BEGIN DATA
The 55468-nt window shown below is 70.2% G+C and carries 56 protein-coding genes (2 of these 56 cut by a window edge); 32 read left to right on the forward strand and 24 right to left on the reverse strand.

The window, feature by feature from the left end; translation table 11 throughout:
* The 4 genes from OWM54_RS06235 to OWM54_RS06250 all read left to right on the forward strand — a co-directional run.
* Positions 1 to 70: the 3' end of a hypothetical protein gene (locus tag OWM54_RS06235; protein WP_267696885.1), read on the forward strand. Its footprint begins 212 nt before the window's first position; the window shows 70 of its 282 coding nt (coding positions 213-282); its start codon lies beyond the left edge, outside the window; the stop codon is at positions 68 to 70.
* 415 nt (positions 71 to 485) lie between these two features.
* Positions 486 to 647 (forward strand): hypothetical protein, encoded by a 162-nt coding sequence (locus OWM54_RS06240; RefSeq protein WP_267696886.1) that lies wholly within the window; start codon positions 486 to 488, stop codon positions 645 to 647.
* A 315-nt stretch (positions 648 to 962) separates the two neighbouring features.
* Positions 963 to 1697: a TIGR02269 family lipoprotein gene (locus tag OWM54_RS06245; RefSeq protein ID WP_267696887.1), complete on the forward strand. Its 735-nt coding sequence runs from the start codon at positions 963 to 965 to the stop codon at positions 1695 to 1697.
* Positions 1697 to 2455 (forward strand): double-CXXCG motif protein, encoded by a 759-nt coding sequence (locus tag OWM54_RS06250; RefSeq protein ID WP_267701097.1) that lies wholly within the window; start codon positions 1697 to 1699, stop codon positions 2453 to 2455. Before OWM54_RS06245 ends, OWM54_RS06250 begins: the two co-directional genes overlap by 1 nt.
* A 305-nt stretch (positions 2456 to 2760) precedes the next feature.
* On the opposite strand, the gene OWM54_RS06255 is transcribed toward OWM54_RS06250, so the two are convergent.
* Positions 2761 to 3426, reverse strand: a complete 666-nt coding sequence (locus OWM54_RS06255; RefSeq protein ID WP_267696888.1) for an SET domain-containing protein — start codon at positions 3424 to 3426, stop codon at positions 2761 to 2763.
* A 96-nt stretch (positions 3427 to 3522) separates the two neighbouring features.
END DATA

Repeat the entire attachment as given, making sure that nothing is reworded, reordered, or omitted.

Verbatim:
The 55468-nt window shown below is 70.2% G+C and carries 56 protein-coding genes (2 of these 56 cut by a window edge); 32 read left to right on the forward strand and 24 right to left on the reverse strand.

The window, feature by feature from the left end; translation table 11 throughout:
* The 4 genes from OWM54_RS06235 to OWM54_RS06250 all read left to right on the forward strand — a co-directional run.
* Positions 1 to 70: the 3' end of a hypothetical protein gene (locus tag OWM54_RS06235; protein WP_267696885.1), read on the forward strand. Its footprint begins 212 nt before the window's first position; the window shows 70 of its 282 coding nt (coding positions 213-282); its start codon lies beyond the left edge, outside the window; the stop codon is at positions 68 to 70.
* 415 nt (positions 71 to 485) lie between these two features.
* Positions 486 to 647 (forward strand): hypothetical protein, encoded by a 162-nt coding sequence (locus OWM54_RS06240; RefSeq protein WP_267696886.1) that lies wholly within the window; start codon positions 486 to 488, stop codon positions 645 to 647.
* A 315-nt stretch (positions 648 to 962) separates the two neighbouring features.
* Positions 963 to 1697: a TIGR02269 family lipoprotein gene (locus tag OWM54_RS06245; RefSeq protein ID WP_267696887.1), complete on the forward strand. Its 735-nt coding sequence runs from the start codon at positions 963 to 965 to the stop codon at positions 1695 to 1697.
* Positions 1697 to 2455 (forward strand): double-CXXCG motif protein, encoded by a 759-nt coding sequence (locus tag OWM54_RS06250; RefSeq protein ID WP_267701097.1) that lies wholly within the window; start codon positions 1697 to 1699, stop codon positions 2453 to 2455. Before OWM54_RS06245 ends, OWM54_RS06250 begins: the two co-directional genes overlap by 1 nt.
* A 305-nt stretch (positions 2456 to 2760) precedes the next feature.
* On the opposite strand, the gene OWM54_RS06255 is transcribed toward OWM54_RS06250, so the two are convergent.
* Positions 2761 to 3426, reverse strand: a complete 666-nt coding sequence (locus OWM54_RS06255; RefSeq protein ID WP_267696888.1) for an SET domain-containing protein — start codon at positions 3424 to 3426, stop codon at positions 2761 to 2763.
* A 96-nt stretch (positions 3427 to 3522) separates the two neighbouring features.